Monday, November 19, 2007

Baked Cheese Grits

Oklahoma Grits and Neese Sausage. Oh yeah.

Grits are, hands down, one of my favorite foods. You might find that odd, but I really think grits are one of the most perfect foods. Think about it: They're low on calories; they're inexpensive; they're quick to cook; they're versatile and can be eaten at any meal; and they're great plain or gussied up. All of this being said it's probably not shocking to know that I eat a lot of grits. Most of the time I eat them somewhat soupy, my favorite way, with salt, pepper, butter and a sprinkling of bacon on top. But sometimes ... sometimes you have to bring out the big guns. That means cheese - lots of cheese.

Oklahoma Cheese Grits

Historians tell us (via strangecosmos) that grits were first introduced to the settlers in the form of hominy - softened maize with some kind of animal fat and salt. Because of their low expense, they helped a lot of families get through the depression. And no, they do not have sugar on them. (Though I keep seeing this on the Internet. Sugar on grits? What gives?) They are, in a sense of the word, the Southern Form of Oatmeal. Speaking of which, I can't eat oatmeal. I've tried. Same goes for Cream of Wheat, but they say (whoever they are) that if you were raised on grits those others just won't please your palate. I'm living proof of such!

No matter what kind of restaurant you visit down here you'll find grits on the menu. I will say that they're mostly a breakfast food in my neck of the woods. You can't eat breakfast without a side of grits. Of course further South, as in Louisiana, you're going to see Shrimp 'n Grits on every menu. That dish, by the way, is one of my favorite things in the world, and I get it almost every time it's on the menu.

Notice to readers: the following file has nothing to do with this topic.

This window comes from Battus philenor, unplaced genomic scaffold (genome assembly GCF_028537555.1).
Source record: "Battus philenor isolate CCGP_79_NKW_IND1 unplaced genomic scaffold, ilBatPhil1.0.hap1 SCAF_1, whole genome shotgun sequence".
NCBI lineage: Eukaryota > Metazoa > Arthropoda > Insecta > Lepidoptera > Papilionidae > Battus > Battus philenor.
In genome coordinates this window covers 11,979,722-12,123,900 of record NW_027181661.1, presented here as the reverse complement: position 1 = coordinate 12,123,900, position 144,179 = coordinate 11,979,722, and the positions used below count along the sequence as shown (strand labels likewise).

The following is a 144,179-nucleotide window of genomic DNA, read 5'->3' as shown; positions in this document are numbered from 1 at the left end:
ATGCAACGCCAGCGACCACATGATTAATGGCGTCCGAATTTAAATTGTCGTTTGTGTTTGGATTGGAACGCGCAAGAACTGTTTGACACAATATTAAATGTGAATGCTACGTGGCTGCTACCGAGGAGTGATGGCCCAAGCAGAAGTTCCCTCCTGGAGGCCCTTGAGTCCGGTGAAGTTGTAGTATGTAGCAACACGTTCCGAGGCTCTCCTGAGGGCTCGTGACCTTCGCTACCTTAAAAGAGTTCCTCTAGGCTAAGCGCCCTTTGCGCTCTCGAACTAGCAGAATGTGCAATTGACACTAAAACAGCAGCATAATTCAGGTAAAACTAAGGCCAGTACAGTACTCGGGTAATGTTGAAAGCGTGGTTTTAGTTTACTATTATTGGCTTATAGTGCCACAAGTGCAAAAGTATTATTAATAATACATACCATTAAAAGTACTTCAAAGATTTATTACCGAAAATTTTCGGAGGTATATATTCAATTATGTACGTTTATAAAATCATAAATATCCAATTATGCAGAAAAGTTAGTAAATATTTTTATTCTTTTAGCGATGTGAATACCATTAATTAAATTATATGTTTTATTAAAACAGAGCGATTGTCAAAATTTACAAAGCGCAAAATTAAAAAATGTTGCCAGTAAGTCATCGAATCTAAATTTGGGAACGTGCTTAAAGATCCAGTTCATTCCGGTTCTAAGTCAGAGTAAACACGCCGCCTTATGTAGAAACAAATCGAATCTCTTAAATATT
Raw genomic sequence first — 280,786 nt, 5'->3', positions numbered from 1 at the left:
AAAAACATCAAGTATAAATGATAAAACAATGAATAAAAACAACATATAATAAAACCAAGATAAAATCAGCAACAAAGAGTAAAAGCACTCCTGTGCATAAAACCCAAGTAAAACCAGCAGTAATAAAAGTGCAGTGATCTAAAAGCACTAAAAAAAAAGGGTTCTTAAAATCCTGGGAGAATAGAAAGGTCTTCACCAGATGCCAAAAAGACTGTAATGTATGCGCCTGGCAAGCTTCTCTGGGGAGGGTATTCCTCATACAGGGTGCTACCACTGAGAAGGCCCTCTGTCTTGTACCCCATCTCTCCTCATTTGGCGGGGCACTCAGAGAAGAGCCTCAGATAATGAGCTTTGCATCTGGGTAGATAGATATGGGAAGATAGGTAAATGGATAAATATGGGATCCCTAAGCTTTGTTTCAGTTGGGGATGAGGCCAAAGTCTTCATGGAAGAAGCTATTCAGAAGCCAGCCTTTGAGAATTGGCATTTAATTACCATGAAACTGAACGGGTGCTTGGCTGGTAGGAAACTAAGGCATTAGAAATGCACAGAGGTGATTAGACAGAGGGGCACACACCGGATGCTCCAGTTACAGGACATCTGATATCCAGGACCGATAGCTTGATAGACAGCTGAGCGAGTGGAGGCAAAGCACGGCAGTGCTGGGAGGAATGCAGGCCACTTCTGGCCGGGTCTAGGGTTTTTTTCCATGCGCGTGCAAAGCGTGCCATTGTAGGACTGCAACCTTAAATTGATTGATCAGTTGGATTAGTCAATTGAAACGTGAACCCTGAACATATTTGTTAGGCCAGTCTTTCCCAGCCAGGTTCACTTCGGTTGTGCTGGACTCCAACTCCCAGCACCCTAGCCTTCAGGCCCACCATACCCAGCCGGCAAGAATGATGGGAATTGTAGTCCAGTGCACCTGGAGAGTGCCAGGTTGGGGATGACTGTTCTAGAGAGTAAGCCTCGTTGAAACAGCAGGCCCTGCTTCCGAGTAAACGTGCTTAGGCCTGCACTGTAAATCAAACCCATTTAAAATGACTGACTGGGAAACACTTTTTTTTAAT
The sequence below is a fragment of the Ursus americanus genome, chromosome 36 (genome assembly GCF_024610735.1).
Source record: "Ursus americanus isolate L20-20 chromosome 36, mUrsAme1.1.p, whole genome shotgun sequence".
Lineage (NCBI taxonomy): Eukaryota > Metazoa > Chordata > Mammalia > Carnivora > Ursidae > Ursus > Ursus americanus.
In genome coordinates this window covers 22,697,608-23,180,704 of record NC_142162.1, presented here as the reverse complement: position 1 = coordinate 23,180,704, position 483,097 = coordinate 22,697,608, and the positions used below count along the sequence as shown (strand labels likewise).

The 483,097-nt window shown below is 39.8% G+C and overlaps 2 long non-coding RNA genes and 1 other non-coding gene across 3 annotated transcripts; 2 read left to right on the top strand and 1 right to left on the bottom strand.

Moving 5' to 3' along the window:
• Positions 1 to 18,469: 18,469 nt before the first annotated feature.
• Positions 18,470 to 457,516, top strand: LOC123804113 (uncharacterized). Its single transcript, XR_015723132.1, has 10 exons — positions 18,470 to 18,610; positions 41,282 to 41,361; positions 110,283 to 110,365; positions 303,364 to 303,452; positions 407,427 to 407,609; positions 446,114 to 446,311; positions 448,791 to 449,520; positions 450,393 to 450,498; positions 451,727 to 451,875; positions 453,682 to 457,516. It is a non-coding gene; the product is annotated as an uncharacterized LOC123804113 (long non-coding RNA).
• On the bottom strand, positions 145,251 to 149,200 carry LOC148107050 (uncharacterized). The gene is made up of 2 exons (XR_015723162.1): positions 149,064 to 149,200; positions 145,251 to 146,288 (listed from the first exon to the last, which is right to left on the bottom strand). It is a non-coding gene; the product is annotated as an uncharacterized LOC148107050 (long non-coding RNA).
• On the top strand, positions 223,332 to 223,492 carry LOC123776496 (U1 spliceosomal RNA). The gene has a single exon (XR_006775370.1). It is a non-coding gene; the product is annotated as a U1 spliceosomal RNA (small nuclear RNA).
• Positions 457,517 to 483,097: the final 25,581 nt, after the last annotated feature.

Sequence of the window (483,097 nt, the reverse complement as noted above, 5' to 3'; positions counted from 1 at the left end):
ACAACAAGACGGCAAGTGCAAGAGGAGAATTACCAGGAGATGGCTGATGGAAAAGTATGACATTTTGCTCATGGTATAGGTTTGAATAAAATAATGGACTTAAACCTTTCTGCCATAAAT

Oklahoma Grits

The Oklahoma Cheese Grits I recently made were part of Brad's birthday dinner. If you're making grits for a crowd I think it's better to bake them because then tend to harden fast if they sit out so a pot of hot grits for several guests isn't always the best way to go. Grits easily absorb everything you throw at them so although I used Velveeta in these - I highly recommend you try your favorite cheese: spicy monterey jack, extra-sharp cheddar, you name it it'll work. This dish was the highlight of the meal, and I think everybody took seconds. Go ahead! If you've never had grits, give them a try. I think you'll be pleasantly surprised.

Baked Cheese Grits
Adapted from AllRecipes
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Ingredients:
6 cups water
1.5 cups quick-cooking grits
3/4 cup butter
1 pound processed cheese, cubed
2 teaspoons seasoning salt
1 tablespoon Worcestershire sauce
1/2 teaspoon hot pepper sauce
2 teaspoons salt
3 eggs, beaten

Directions:
1.
Preheat oven to 350 degrees. Grease a 9x13 inch casserole dish.
2. In a medium saucepan, bring the water to a boil. Stir in grits, and reduce heat to low. Cover, and cook 5 to 6 minutes, stirring occasionally. Mix in the butter, cheese, seasoning salt, Worcestershire sauce, hot pepper sauce, and salt. Cook for 5 minutes more, or until cheese melts. Remove from heat, cool slightly, and fold in the eggs. Pour into casserole dish.
3. Bake for 1 hour or until the top is lightly browned.

* I didn't bake mine for quite 1 hour because they were fully browned on top in about 50 minutes.
*And that first picture? That's a plate of next-day grits with freshly cooked, crumbled sausage on top - one leftover meal I approve of!

Related recipe: Southern Grits Casserole (This one's great for all the guests preparing to swarm your house during the holiday season!)